"I guess we need to find another two or three players more to introduce in the squad and start building their confidence, trying to assure them at least 20 caps from now till the start of the next Rugby World Cup."
In November, Benetton Treviso young winger Tommaso Iannone and teammate Francesco Minto, a lock and backrower, were the two new faces to grab the attention of the rugby community.
"I'm pretty happy with the way the entire team played during this autumn but I've been particularly impressed by the two debutants," admitted Brunel. "Iannone showed no fear in a very complicated game in Brescia against a strong and physical Tonga team, working his game with an exceptional speed that will turn to be precious for the team in the months ahead, while Minto became a very useful asset for the team.
"He's that kind of player that has the power and the mobility we needed and that works his body with no fear. He's not a lock or a 'pure' flanker, but showed the ability to play with the same intensity from the beginning to the end of the games he played in. He's not afraid to use his body and is a player that a lot of teams are looking for because he offers some solutions that others can't grant to your gameplan. He's a kind of player like Springbok Danie Rossouw."
The versatile Benetton Treviso tackler was selected for the Six Nations and then the June tour in the Americas but failed to collect his first cap due to injuries. However, he impressed against New Zealand, and won the man-of-the-match award against the Wallabies a week later in Florence.
One of the best performers against Australia was Zebre's Luciano Orquera, who, along with Kris Burton, will be one of the two fly-halves that Brunel is relying on in the foundation stage of the Azzurri World Cup campaign - though he is looking to blood new talents.
"I've been very pleased by the way Luciano played in November, especially against the Wallabies," said the Italy coach. "Both he and Burton have been quite good for the team during this year but they will turn 34 and 35 in 2015 and that obliges us to find other solutions.
"We are looking at the progress made by James Ambrosini but of course we would need players that play that position regularly. Young prospects like Luca Morisi, Alberto Benettin and Paolo Buso, have played No.10 in the past but they should need more games under their belt to develop into solid playmakers and I can understand Zebre and Treviso can't afford to give them a regular go at the moment."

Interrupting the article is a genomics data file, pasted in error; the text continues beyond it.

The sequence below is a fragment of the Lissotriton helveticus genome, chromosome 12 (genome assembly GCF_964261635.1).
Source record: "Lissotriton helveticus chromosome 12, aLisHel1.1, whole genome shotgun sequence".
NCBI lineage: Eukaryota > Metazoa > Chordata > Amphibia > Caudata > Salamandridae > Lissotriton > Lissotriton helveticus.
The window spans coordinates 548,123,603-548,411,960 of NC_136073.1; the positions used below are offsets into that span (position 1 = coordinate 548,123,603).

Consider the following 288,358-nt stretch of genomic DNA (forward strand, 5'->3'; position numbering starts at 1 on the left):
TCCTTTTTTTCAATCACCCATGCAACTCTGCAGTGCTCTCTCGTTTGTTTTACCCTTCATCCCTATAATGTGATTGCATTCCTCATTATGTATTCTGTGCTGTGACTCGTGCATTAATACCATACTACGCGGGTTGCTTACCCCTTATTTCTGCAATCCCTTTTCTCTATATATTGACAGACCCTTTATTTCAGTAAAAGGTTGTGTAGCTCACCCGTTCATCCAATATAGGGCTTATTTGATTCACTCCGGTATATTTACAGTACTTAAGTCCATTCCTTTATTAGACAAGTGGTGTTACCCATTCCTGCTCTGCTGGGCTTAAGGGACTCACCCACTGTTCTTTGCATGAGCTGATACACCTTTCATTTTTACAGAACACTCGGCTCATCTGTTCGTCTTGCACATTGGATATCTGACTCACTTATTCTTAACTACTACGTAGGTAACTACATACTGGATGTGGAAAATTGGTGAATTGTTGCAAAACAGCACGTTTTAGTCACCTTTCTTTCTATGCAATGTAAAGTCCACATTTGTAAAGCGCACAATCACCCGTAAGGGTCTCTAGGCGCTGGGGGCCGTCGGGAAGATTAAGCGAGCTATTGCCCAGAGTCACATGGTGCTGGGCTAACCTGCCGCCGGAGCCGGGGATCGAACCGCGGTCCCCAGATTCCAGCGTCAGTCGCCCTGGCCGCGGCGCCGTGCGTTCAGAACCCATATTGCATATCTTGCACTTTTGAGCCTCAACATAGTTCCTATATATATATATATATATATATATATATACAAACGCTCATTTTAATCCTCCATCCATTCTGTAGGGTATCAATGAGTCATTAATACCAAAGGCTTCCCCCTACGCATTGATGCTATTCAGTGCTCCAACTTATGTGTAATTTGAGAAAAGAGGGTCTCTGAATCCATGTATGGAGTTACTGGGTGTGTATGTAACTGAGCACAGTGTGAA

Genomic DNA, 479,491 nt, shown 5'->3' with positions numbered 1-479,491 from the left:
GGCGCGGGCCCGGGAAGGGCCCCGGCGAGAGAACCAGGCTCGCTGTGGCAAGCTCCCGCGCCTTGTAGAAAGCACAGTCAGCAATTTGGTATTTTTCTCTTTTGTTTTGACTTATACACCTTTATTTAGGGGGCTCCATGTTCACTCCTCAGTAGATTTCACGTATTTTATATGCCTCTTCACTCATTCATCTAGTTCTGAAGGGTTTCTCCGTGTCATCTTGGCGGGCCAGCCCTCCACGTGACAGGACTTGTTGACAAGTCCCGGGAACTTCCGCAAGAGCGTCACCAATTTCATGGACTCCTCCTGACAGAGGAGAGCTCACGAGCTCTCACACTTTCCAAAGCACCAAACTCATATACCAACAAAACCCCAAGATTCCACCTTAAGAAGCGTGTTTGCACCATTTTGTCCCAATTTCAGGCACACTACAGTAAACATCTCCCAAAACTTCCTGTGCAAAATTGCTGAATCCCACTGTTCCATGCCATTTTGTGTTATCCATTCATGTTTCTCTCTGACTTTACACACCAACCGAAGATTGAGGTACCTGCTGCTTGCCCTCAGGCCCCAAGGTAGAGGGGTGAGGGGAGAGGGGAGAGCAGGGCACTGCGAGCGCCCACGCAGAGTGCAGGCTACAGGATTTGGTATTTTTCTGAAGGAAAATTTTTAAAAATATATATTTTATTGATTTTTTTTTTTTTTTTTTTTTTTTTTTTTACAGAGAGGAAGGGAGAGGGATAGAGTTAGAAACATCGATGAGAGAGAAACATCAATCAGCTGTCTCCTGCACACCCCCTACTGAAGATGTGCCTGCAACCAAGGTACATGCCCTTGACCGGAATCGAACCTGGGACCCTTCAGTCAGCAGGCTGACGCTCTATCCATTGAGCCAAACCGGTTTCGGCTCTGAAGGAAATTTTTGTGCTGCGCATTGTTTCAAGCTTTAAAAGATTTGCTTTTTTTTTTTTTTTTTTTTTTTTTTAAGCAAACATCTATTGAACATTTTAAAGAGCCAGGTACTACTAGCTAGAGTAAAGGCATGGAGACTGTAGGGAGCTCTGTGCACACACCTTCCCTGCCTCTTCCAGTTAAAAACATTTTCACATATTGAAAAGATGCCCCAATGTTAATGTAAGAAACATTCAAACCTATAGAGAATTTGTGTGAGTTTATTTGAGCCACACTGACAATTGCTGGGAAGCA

The problem is that Italy require not just a fly-half but also a reliable kicker. "Yes, that's complicated the search for the right candidate because we don't have other options in other positions at the moment, and we can't even think about competing at international level without a kicker," Brunel added.
Thanks to Scotland's autumn nightmare, Italy climbed to tenth position in the IRB rankings and flew back from London with a Rugby World Cup draw that saw them included in the Pool D along with France and Ireland.
Brunel said: "We are happy to have avoided nations such as New Zealand, South Africa and Australia, but to advance at the quarter finals we need to beat top eight teams in the rankings, and that's a tough task. France is one of the greatest countries in the sport and Ireland have a strong tradition.
"We will have a little help by facing both teams in the Six Nations every year, but our chance to grab the historic qualification is down to us and our way to develop our game in the next three years. If we don't keep progressing the way we did during the last twelve months than we have no chance to advance to the quarter finals."